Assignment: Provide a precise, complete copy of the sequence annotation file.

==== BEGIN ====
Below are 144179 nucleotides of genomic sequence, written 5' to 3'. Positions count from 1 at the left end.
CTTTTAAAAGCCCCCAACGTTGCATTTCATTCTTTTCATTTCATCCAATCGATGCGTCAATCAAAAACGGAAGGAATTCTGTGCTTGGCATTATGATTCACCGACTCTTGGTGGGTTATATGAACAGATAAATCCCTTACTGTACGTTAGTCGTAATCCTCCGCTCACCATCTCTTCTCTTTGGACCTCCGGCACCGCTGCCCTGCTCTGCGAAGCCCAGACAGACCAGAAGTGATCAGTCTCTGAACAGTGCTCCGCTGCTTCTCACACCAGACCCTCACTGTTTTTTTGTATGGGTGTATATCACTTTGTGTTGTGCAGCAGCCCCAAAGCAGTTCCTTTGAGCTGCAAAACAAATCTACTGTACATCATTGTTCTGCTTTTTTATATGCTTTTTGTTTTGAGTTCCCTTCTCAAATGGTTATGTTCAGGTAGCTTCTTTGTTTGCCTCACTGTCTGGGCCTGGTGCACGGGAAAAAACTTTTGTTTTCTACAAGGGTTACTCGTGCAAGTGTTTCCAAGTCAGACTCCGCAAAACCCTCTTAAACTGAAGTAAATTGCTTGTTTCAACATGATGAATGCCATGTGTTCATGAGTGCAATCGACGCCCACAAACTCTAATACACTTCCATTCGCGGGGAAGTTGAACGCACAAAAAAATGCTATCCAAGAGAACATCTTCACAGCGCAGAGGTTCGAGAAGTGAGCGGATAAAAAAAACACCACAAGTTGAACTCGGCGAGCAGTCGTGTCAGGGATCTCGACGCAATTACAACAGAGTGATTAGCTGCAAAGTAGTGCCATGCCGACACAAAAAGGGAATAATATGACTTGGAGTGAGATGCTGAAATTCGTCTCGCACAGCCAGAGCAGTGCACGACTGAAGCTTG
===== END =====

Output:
Below are 144179 nucleotides of genomic sequence, written 5' to 3'. Positions count from 1 at the left end.
CTTTTAAAAGCCCCCAACGTTGCATTTCATTCTTTTCATTTCATCCAATCGATGCGTCAATCAAAAACGGAAGGAATTCTGTGCTTGGCATTATGATTCACCGACTCTTGGTGGGTTATATGAACAGATAAATCCCTTACTGTACGTTAGTCGTAATCCTCCGCTCACCATCTCTTCTCTTTGGACCTCCGGCACCGCTGCCCTGCTCTGCGAAGCCCAGACAGACCAGAAGTGATCAGTCTCTGAACAGTGCTCCGCTGCTTCTCACACCAGACCCTCACTGTTTTTTTGTATGGGTGTATATCACTTTGTGTTGTGCAGCAGCCCCAAAGCAGTTCCTTTGAGCTGCAAAACAAATCTACTGTACATCATTGTTCTGCTTTTTTATATGCTTTTTGTTTTGAGTTCCCTTCTCAAATGGTTATGTTCAGGTAGCTTCTTTGTTTGCCTCACTGTCTGGGCCTGGTGCACGGGAAAAAACTTTTGTTTTCTACAAGGGTTACTCGTGCAAGTGTTTCCAAGTCAGACTCCGCAAAACCCTCTTAAACTGAAGTAAATTGCTTGTTTCAACATGATGAATGCCATGTGTTCATGAGTGCAATCGACGCCCACAAACTCTAATACACTTCCATTCGCGGGGAAGTTGAACGCACAAAAAAATGCTATCCAAGAGAACATCTTCACAGCGCAGAGGTTCGAGAAGTGAGCGGATAAAAAAAACACCACAAGTTGAACTCGGCGAGCAGTCGTGTCAGGGATCTCGACGCAATTACAACAGAGTGATTAGCTGCAAAGTAGTGCCATGCCGACACAAAAAGGGAATAATATGACTTGGAGTGAGATGCTGAAATTCGTCTCGCACAGCCAGAGCAGTGCACGACTGAAGCTTG